Logan is an enthusiastic teacher who is dedicated to helping students reach their full potential. She recently was named an Anderson Scholar and received her bachelor of arts degree in May with a 3.90 grade point average.

Logan has strong communication skills and is comfortable incorporating technology for student and teacher use.

“I was surprised to see my invitation to Phi Beta Kappa,” she said. “I had heard about the society before and was honored to have been invited. I accepted the invitation because I felt that this could be a great way to connect with people who have similar professional goals as I do as I enter my own career.”

Hajian earned a 4.0 GPA while enrolled in the ProTeach program, and already has begun working on her master’s degree in education at UF after receiving her bachelor’s degree in elementary education in May.

“I plan to have my master’s degree next spring,” Hajian said. “I haven’t formally accepted my invitation to join Phi Beta Kappa, but I’ll definitely be accepting that honor in the near future.”


Eight education majors named ‘Anderson scholars’

Faculty mentor honoree Dustin Jones, center, poses with four of the eight Anderson Scholars (pictured from left): Brenna Burke, Janelle Lopez, Date Logan and Katie Stults.

Eight College of Education undergraduates have received a prestigious campus-wide award for academic achievement, and an education faculty member was recognized for his mentorship of several of the honored students.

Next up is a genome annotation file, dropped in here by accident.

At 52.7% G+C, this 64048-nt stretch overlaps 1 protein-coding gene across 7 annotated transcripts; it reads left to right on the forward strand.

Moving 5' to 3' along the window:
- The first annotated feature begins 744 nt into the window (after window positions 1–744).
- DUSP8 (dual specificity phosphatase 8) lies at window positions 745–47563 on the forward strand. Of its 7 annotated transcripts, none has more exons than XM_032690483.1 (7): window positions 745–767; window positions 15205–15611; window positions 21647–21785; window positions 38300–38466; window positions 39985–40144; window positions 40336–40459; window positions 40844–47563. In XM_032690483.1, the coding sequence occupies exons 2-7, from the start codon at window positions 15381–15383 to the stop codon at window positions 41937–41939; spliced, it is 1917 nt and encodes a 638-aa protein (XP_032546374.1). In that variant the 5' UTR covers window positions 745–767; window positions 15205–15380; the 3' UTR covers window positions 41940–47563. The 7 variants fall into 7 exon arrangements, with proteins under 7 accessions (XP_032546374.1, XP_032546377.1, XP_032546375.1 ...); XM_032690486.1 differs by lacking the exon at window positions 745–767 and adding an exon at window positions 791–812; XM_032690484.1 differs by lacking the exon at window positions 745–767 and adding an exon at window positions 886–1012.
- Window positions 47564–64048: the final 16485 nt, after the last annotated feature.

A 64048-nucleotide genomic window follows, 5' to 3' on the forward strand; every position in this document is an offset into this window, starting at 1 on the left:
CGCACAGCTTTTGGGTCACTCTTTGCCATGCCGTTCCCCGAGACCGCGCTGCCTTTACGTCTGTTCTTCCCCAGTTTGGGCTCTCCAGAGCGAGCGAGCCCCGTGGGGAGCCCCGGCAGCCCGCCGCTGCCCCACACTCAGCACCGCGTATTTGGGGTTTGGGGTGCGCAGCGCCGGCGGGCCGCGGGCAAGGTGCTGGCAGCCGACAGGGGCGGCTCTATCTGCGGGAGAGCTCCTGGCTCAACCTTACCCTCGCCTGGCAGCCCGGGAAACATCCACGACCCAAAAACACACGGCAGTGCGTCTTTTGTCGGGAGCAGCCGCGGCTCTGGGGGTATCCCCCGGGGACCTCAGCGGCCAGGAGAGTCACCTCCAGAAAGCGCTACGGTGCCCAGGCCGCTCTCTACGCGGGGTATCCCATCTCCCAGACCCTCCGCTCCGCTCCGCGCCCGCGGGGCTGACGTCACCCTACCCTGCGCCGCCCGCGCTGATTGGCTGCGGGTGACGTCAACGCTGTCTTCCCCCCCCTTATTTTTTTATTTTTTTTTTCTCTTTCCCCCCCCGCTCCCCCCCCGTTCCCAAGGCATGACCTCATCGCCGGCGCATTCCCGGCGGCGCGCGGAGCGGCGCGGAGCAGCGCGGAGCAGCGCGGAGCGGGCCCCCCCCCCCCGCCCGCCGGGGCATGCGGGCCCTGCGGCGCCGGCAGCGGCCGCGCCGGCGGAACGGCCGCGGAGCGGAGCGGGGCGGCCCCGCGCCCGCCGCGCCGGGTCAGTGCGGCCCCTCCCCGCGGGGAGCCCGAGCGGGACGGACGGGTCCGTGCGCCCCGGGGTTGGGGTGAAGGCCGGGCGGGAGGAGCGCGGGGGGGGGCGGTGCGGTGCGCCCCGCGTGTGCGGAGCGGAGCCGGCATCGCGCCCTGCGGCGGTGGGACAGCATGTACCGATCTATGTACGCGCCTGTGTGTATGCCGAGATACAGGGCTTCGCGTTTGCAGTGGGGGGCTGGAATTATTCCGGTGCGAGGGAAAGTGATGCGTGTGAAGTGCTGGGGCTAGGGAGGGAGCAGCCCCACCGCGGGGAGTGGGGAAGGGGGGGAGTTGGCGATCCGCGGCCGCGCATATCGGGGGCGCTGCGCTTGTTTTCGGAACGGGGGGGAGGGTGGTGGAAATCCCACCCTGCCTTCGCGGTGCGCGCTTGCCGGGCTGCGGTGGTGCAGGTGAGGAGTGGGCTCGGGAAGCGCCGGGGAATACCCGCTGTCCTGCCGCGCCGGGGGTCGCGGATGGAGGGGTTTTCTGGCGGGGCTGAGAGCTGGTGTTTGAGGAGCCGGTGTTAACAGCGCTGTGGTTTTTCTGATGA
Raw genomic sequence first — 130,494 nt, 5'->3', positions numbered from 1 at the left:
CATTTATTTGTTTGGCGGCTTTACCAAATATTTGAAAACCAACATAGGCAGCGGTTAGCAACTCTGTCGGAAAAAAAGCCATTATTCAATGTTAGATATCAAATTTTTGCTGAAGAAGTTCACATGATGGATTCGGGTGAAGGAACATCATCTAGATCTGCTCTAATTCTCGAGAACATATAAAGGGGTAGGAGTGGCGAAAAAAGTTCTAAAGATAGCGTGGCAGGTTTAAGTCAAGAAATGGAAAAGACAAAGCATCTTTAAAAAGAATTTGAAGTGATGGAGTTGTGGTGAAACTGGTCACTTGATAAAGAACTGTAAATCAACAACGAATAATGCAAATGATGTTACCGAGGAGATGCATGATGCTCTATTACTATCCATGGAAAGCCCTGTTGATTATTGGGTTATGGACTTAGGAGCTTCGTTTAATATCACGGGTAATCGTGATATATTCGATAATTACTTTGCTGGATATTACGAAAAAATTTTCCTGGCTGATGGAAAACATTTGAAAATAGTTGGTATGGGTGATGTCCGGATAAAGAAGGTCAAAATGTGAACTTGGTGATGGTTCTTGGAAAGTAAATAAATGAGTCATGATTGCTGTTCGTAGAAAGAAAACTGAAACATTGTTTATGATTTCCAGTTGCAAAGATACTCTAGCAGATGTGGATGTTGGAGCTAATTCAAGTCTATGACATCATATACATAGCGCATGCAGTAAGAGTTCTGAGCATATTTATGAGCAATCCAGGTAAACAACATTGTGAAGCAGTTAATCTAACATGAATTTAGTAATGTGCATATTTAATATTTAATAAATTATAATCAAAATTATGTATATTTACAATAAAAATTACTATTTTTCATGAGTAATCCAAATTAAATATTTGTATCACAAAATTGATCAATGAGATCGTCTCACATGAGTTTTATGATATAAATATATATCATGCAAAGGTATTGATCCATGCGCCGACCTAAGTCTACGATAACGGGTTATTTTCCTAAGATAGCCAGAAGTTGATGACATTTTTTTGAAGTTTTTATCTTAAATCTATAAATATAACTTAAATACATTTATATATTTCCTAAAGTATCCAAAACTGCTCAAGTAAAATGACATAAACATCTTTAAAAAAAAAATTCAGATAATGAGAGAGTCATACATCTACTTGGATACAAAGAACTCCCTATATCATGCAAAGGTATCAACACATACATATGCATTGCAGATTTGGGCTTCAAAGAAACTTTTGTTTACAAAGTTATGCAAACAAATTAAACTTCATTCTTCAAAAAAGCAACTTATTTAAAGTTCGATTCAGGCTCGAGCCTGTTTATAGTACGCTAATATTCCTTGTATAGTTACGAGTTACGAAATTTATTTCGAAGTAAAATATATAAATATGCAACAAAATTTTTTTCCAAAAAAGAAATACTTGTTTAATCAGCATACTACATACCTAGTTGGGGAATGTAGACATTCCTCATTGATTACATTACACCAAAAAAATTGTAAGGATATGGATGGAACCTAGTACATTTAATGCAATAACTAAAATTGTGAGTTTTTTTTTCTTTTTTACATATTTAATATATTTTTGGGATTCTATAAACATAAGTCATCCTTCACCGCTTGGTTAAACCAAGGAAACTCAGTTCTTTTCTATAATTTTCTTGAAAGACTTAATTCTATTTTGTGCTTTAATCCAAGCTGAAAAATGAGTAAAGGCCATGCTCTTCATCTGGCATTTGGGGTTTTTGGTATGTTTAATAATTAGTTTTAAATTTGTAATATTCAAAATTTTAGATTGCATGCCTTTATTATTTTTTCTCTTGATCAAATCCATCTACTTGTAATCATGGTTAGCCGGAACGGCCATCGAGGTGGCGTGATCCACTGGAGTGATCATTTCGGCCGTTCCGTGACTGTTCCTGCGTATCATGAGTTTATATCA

The College of Education student recipients are ProTeach elementary education majors Brenna Burke, Kate Logan, Janelle Lopez, Alexandra Ramlow, Katherine Romero, Carolyn Smith, and Katie Stults; and ProTeach early childhood education major Jennifer Standsfield.

Mathematics education instructor Dustin Jones, who was nominated by Logan and Lopez, was chosen as an Anderson Scholar Faculty Honoree. Jones is a visiting clinical assistant professor and just finished his first semester at the university.

The students were awarded the Anderson School Certificate of Distinction, High Distinction or Highest Distinction, which is given by the College of Liberal Arts and Sciences to UF students who have maintained a full, uninterrupted course load and at least a 3.90, 3.95 or 4.00 GPA, respectively, during their first two years at the university.

“It is nice to be recognized for my efforts during my first two years and to know that my accomplishments have not been overlooked,” Lopez said. “I’m glad that my fellow education majors and I have been distinguished as high-achieving students, and I hope we can represent all education majors as hardworking and talented students.”

The Anderson Scholar Faculty Honoree recognizes professors who have mentored Anderson scholars.

“It warms my heart to be identified by my students as inspiring and influential,” Jones said. “These eight Anderson scholars are well on their way to becoming successful teachers who will inspire and influence the next generation of students.”

The Anderson scholar and faculty honoree awards are named after James Nesbitt Anderson, who served as the first dean of what used to be the College of Arts and Sciences between 1910 and 1930. The award was initiated a few years ago by the College of Liberal Arts and Sciences, in part because of the historical role the college has played in the education of undergraduate students during their first two years at UF.